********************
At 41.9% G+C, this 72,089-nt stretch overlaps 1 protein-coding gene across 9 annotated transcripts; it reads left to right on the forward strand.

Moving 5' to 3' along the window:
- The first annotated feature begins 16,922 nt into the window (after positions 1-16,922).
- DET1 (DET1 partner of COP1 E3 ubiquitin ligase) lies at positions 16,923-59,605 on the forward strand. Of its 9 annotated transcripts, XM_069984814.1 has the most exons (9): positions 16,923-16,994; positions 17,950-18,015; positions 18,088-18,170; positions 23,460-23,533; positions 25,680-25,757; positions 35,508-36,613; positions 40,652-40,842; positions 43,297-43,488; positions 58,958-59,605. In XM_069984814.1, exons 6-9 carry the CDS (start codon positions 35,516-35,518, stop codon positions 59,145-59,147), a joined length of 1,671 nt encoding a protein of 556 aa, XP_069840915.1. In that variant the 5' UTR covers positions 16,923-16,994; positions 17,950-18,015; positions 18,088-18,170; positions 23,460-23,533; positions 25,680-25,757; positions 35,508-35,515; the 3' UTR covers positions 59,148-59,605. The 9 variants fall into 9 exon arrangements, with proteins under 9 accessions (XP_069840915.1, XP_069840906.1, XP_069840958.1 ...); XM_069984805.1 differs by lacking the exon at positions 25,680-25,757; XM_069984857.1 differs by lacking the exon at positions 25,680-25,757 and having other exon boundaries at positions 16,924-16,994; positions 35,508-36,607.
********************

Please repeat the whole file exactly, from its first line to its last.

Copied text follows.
At 41.9% G+C, this 72,089-nt stretch overlaps 1 protein-coding gene across 9 annotated transcripts; it reads left to right on the forward strand.

Moving 5' to 3' along the window:
- The first annotated feature begins 16,922 nt into the window (after positions 1-16,922).
- DET1 (DET1 partner of COP1 E3 ubiquitin ligase) lies at positions 16,923-59,605 on the forward strand. Of its 9 annotated transcripts, XM_069984814.1 has the most exons (9): positions 16,923-16,994; positions 17,950-18,015; positions 18,088-18,170; positions 23,460-23,533; positions 25,680-25,757; positions 35,508-36,613; positions 40,652-40,842; positions 43,297-43,488; positions 58,958-59,605. In XM_069984814.1, exons 6-9 carry the CDS (start codon positions 35,516-35,518, stop codon positions 59,145-59,147), a joined length of 1,671 nt encoding a protein of 556 aa, XP_069840915.1. In that variant the 5' UTR covers positions 16,923-16,994; positions 17,950-18,015; positions 18,088-18,170; positions 23,460-23,533; positions 25,680-25,757; positions 35,508-35,515; the 3' UTR covers positions 59,148-59,605. The 9 variants fall into 9 exon arrangements, with proteins under 9 accessions (XP_069840915.1, XP_069840906.1, XP_069840958.1 ...); XM_069984805.1 differs by lacking the exon at positions 25,680-25,757; XM_069984857.1 differs by lacking the exon at positions 25,680-25,757 and having other exon boundaries at positions 16,924-16,994; positions 35,508-36,607.